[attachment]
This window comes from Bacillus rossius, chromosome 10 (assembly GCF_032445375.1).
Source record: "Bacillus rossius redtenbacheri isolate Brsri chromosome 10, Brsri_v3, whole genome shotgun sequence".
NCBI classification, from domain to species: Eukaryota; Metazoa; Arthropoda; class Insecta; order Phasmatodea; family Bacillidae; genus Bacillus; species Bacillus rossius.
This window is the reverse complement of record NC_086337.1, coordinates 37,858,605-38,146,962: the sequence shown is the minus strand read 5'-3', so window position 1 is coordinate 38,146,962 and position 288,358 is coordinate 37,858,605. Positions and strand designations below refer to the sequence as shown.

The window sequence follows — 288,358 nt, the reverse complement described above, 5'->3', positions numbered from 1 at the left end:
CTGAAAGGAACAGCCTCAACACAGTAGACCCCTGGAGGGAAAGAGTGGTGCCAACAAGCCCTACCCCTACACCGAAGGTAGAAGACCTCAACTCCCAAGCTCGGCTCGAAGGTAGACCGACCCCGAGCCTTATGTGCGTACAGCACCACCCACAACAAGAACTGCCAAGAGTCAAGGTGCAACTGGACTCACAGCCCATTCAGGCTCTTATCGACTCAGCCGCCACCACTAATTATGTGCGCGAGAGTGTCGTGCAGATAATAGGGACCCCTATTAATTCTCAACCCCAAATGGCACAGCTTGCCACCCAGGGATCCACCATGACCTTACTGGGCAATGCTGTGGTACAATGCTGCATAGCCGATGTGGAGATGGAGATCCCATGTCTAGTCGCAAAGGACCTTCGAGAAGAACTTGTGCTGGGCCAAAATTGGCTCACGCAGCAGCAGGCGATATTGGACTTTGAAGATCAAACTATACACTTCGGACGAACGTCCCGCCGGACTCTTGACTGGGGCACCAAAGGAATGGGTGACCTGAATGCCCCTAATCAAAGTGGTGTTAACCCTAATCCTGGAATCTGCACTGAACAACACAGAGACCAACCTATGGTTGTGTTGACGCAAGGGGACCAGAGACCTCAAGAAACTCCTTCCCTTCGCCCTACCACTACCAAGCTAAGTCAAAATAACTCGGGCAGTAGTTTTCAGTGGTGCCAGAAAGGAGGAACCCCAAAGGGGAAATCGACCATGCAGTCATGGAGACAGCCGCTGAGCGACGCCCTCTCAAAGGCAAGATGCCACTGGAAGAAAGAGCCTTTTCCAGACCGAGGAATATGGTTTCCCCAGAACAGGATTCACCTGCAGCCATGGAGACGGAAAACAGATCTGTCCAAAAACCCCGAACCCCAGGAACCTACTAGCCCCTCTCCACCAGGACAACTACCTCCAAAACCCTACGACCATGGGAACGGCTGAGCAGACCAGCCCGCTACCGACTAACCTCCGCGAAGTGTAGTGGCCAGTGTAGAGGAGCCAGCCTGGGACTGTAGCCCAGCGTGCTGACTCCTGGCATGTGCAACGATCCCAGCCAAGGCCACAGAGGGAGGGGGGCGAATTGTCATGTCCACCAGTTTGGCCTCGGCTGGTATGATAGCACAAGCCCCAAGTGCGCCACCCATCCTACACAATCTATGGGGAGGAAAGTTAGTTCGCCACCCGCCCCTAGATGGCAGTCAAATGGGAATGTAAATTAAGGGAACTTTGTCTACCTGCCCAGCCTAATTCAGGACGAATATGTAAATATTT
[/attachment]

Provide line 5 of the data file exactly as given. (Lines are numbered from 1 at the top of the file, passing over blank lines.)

The window sequence follows — 288,358 nt, the reverse complement described above, 5'->3', positions numbered from 1 at the left end: